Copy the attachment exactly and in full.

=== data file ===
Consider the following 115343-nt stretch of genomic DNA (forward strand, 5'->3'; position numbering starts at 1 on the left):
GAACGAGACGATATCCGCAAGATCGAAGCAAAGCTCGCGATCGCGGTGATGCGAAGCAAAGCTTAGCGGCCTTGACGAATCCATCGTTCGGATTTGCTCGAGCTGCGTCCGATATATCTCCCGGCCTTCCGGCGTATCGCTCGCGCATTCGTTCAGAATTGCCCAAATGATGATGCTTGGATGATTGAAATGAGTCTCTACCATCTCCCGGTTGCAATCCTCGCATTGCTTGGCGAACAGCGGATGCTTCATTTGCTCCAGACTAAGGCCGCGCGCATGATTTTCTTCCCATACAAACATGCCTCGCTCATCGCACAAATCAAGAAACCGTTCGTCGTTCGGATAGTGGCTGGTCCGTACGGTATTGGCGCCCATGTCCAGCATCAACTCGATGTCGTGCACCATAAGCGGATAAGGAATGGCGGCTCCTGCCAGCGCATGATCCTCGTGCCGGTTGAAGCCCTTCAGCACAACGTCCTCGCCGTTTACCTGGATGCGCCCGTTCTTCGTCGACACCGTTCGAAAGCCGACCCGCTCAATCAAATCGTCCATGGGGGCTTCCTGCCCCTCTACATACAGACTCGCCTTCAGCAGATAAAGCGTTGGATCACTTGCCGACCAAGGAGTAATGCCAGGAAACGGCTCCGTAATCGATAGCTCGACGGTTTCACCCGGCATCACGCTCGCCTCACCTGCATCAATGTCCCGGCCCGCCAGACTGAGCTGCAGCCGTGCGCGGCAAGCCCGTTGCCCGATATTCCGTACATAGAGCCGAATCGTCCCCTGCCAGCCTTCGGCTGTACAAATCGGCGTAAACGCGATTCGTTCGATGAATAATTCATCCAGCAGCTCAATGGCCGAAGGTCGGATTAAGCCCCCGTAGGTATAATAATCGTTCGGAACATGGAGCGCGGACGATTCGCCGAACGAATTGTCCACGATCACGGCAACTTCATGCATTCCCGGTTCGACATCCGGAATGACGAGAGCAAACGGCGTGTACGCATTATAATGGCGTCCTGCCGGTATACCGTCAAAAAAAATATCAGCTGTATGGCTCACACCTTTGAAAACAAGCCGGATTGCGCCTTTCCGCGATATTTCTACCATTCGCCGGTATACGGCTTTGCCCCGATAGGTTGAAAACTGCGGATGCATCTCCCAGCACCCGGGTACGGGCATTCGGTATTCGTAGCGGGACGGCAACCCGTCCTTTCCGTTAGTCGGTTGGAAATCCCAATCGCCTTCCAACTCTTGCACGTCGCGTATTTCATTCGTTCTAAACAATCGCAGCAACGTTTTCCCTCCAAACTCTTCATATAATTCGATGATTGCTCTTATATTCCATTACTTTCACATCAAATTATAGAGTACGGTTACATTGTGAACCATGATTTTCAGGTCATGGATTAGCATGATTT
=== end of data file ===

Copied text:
Consider the following 115343-nt stretch of genomic DNA (forward strand, 5'->3'; position numbering starts at 1 on the left):
GAACGAGACGATATCCGCAAGATCGAAGCAAAGCTCGCGATCGCGGTGATGCGAAGCAAAGCTTAGCGGCCTTGACGAATCCATCGTTCGGATTTGCTCGAGCTGCGTCCGATATATCTCCCGGCCTTCCGGCGTATCGCTCGCGCATTCGTTCAGAATTGCCCAAATGATGATGCTTGGATGATTGAAATGAGTCTCTACCATCTCCCGGTTGCAATCCTCGCATTGCTTGGCGAACAGCGGATGCTTCATTTGCTCCAGACTAAGGCCGCGCGCATGATTTTCTTCCCATACAAACATGCCTCGCTCATCGCACAAATCAAGAAACCGTTCGTCGTTCGGATAGTGGCTGGTCCGTACGGTATTGGCGCCCATGTCCAGCATCAACTCGATGTCGTGCACCATAAGCGGATAAGGAATGGCGGCTCCTGCCAGCGCATGATCCTCGTGCCGGTTGAAGCCCTTCAGCACAACGTCCTCGCCGTTTACCTGGATGCGCCCGTTCTTCGTCGACACCGTTCGAAAGCCGACCCGCTCAATCAAATCGTCCATGGGGGCTTCCTGCCCCTCTACATACAGACTCGCCTTCAGCAGATAAAGCGTTGGATCACTTGCCGACCAAGGAGTAATGCCAGGAAACGGCTCCGTAATCGATAGCTCGACGGTTTCACCCGGCATCACGCTCGCCTCACCTGCATCAATGTCCCGGCCCGCCAGACTGAGCTGCAGCCGTGCGCGGCAAGCCCGTTGCCCGATATTCCGTACATAGAGCCGAATCGTCCCCTGCCAGCCTTCGGCTGTACAAATCGGCGTAAACGCGATTCGTTCGATGAATAATTCATCCAGCAGCTCAATGGCCGAAGGTCGGATTAAGCCCCCGTAGGTATAATAATCGTTCGGAACATGGAGCGCGGACGATTCGCCGAACGAATTGTCCACGATCACGGCAACTTCATGCATTCCCGGTTCGACATCCGGAATGACGAGAGCAAACGGCGTGTACGCATTATAATGGCGTCCTGCCGGTATACCGTCAAAAAAAATATCAGCTGTATGGCTCACACCTTTGAAAACAAGCCGGATTGCGCCTTTCCGCGATATTTCTACCATTCGCCGGTATACGGCTTTGCCCCGATAGGTTGAAAACTGCGGATGCATCTCCCAGCACCCGGGTACGGGCATTCGGTATTCGTAGCGGGACGGCAACCCGTCCTTTCCGTTAGTCGGTTGGAAATCCCAATCGCCTTCCAACTCTTGCACGTCGCGTATTTCATTCGTTCTAAACAATCGCAGCAACGTTTTCCCTCCAAACTCTTCATATAATTCGATGATTGCTCTTATATTCCATTACTTTCACATCAAATTATAGAGTACGGTTACATTGTGAACCATGATTTTCAGGTCATGGATTAGCATGATTT